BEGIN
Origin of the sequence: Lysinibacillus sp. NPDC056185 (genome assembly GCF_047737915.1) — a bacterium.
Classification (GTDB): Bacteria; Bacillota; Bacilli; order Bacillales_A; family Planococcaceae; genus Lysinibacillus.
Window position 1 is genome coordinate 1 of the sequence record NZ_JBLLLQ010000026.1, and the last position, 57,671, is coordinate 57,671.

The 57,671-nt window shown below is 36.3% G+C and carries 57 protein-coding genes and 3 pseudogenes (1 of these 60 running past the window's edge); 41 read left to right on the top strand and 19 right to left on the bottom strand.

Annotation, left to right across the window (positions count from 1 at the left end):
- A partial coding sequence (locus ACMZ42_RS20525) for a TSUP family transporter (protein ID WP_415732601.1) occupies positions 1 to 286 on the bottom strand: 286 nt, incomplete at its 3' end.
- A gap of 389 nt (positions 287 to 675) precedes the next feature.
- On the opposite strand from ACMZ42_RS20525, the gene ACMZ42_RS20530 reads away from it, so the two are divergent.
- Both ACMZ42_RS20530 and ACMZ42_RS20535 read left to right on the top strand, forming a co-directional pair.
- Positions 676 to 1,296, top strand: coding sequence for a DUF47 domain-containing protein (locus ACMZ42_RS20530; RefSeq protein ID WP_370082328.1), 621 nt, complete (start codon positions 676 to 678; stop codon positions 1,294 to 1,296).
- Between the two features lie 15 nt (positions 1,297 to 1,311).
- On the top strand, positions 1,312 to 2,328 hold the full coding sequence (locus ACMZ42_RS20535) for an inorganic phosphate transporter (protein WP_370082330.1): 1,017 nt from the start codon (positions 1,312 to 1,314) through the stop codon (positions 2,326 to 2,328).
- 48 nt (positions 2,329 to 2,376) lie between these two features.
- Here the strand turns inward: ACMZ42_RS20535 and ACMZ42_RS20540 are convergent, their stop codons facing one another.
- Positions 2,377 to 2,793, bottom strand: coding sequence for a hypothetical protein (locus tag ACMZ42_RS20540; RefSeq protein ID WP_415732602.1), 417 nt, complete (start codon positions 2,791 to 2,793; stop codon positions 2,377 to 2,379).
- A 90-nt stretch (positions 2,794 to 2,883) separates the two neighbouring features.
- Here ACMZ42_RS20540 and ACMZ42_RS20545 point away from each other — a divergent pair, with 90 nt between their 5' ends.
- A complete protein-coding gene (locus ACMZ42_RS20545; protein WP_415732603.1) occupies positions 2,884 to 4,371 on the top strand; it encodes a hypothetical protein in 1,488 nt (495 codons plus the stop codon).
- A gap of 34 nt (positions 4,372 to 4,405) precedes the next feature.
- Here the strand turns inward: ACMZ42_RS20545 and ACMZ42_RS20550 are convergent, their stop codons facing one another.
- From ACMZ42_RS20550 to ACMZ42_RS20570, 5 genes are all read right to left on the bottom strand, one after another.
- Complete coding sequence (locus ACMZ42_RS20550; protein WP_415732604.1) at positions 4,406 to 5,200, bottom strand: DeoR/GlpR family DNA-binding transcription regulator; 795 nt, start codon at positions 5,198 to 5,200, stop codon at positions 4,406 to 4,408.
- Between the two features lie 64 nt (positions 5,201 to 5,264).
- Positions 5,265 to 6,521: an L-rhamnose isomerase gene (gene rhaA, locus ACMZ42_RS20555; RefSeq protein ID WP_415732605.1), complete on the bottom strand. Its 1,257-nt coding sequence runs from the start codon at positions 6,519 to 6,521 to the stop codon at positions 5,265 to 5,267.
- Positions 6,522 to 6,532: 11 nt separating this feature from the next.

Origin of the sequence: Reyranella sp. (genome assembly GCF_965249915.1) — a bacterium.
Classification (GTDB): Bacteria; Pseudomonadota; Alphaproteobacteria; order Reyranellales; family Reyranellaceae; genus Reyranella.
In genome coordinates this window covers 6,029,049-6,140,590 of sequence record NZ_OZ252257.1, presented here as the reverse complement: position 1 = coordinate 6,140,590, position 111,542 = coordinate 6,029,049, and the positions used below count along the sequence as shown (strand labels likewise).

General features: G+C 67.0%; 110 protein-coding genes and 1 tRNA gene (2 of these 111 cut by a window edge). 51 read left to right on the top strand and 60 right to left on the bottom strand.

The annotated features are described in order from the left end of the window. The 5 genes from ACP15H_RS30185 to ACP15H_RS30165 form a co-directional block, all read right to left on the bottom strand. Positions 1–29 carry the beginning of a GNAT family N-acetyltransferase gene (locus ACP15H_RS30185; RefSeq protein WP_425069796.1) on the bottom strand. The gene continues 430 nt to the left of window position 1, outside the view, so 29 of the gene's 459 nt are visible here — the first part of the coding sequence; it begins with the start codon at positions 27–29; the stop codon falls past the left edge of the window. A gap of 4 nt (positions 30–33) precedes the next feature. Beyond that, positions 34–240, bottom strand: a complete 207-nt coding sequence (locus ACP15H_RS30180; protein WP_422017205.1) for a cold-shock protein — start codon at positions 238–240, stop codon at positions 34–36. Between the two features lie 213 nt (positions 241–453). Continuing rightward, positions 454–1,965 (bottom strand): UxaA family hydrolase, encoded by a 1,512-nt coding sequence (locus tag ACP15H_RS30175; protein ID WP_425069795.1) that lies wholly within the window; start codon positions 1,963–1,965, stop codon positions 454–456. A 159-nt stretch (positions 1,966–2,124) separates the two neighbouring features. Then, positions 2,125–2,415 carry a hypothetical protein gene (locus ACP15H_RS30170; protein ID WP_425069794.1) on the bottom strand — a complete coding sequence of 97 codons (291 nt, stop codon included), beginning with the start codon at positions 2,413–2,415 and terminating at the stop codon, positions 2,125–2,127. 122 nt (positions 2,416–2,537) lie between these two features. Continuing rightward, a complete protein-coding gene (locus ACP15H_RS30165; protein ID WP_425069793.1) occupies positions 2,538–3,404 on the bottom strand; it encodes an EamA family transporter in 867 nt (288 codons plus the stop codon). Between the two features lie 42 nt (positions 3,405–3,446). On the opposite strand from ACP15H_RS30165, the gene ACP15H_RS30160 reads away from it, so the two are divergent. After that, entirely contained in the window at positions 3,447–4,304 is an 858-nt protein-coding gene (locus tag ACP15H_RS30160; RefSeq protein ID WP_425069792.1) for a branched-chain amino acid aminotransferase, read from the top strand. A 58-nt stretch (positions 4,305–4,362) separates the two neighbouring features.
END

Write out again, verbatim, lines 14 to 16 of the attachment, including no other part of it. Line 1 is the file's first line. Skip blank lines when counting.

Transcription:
- Here the strand turns inward: ACMZ42_RS20535 and ACMZ42_RS20540 are convergent, their stop codons facing one another.
- Positions 2,377 to 2,793, bottom strand: coding sequence for a hypothetical protein (locus tag ACMZ42_RS20540; RefSeq protein ID WP_415732602.1), 417 nt, complete (start codon positions 2,791 to 2,793; stop codon positions 2,377 to 2,379).
- A 90-nt stretch (positions 2,794 to 2,883) separates the two neighbouring features.